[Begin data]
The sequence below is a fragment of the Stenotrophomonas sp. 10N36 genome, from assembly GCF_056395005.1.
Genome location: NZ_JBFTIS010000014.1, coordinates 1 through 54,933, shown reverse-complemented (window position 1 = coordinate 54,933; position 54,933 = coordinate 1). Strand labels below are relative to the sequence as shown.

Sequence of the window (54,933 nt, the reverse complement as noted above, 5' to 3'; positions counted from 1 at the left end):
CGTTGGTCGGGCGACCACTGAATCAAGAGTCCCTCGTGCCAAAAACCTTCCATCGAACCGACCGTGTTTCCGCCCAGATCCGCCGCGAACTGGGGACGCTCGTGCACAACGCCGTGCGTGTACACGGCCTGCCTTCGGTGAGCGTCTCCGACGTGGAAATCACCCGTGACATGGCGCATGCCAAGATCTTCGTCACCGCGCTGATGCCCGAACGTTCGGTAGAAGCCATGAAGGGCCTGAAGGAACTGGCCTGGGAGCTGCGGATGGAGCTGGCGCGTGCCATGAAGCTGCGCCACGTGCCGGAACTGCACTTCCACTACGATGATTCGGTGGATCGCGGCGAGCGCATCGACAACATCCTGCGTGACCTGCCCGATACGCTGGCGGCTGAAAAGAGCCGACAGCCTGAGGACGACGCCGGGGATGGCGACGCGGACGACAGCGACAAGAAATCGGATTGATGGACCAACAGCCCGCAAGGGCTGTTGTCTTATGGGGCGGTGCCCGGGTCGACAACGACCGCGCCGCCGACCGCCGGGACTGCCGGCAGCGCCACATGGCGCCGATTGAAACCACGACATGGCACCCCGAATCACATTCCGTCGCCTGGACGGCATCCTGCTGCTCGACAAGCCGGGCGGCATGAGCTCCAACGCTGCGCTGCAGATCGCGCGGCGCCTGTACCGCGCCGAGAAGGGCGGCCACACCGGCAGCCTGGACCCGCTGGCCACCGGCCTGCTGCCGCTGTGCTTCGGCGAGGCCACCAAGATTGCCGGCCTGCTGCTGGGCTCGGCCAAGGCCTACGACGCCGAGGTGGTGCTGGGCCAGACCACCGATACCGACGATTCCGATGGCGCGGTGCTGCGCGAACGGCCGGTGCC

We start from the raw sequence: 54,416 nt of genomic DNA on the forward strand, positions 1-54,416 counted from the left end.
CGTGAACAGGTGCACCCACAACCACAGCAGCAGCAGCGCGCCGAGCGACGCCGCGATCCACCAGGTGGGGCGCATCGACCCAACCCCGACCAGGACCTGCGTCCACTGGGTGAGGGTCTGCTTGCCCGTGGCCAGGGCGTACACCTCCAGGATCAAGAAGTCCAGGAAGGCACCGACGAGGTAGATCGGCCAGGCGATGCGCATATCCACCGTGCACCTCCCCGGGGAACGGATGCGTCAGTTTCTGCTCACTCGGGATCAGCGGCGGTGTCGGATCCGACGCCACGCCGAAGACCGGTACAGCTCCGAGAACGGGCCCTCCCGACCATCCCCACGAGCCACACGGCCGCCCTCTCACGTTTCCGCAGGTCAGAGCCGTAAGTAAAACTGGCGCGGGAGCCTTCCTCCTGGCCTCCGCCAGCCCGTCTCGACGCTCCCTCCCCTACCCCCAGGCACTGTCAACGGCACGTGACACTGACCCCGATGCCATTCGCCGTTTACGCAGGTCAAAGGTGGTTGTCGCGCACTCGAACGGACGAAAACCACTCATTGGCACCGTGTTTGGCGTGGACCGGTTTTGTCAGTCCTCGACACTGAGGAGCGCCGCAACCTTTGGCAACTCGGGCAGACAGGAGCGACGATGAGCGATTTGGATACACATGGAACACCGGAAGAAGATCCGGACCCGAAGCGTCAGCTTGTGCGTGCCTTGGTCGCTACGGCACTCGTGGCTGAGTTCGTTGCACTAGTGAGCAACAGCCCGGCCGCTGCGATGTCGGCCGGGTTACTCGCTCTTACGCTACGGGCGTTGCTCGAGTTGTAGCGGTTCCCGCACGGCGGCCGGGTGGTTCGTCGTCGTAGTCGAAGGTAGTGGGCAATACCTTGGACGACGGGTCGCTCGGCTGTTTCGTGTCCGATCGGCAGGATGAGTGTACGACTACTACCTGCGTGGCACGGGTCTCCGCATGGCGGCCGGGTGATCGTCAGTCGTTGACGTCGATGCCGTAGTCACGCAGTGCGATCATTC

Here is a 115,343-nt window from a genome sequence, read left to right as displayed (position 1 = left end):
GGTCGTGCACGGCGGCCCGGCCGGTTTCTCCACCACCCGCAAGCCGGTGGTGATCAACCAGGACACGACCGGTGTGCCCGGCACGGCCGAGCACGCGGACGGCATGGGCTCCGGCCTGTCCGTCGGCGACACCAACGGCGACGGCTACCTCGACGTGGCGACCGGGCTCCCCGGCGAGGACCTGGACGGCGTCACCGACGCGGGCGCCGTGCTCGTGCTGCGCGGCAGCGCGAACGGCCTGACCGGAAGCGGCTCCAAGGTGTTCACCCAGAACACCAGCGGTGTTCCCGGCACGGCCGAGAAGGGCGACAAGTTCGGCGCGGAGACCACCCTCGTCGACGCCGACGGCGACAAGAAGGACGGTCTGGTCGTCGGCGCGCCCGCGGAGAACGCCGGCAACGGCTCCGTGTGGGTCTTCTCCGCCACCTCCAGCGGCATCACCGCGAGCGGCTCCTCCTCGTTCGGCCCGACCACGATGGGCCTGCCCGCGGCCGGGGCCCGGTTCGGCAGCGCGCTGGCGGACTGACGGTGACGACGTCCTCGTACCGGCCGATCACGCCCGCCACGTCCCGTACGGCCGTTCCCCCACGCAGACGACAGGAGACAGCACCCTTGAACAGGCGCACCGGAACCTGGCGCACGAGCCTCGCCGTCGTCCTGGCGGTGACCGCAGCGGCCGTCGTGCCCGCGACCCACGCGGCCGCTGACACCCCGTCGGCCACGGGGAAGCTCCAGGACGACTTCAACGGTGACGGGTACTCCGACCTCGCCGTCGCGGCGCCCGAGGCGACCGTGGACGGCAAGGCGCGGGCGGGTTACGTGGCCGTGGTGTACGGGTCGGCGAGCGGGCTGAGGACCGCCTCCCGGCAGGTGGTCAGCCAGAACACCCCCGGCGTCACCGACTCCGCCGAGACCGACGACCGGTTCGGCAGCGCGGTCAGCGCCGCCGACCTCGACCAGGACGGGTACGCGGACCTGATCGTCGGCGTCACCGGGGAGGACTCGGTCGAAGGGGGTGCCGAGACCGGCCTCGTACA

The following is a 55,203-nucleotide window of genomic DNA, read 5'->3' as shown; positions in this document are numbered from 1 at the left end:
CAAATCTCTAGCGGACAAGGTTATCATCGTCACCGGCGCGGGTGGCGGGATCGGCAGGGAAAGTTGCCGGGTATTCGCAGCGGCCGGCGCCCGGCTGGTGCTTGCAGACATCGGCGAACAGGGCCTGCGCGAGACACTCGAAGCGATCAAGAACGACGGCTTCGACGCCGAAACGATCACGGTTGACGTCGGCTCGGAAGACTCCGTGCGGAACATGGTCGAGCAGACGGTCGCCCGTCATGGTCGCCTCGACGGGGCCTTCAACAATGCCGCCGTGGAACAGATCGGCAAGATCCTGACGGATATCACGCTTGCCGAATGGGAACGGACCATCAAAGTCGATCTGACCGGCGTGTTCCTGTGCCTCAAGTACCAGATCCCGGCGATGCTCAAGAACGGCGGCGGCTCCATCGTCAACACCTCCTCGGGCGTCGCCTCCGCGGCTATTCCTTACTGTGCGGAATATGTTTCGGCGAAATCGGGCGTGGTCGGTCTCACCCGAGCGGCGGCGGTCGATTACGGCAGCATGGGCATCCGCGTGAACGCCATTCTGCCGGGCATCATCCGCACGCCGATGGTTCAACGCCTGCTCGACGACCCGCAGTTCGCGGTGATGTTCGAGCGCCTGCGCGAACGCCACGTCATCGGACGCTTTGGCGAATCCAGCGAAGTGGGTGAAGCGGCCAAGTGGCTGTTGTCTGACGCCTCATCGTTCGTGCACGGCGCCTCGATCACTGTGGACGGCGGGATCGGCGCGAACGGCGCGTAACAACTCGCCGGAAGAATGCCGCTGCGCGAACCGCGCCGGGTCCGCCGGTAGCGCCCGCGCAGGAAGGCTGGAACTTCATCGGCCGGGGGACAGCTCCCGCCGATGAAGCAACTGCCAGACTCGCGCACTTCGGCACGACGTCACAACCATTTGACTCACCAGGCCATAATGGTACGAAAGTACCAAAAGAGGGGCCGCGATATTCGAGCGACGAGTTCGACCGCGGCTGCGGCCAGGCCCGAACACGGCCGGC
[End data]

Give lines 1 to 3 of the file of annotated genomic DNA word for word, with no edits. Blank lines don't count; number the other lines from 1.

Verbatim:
The sequence below is a fragment of the Stenotrophomonas sp. 10N36 genome, from assembly GCF_056395005.1.
Genome location: NZ_JBFTIS010000014.1, coordinates 1 through 54,933, shown reverse-complemented (window position 1 = coordinate 54,933; position 54,933 = coordinate 1). Strand labels below are relative to the sequence as shown.

Sequence of the window (54,933 nt, the reverse complement as noted above, 5' to 3'; positions counted from 1 at the left end):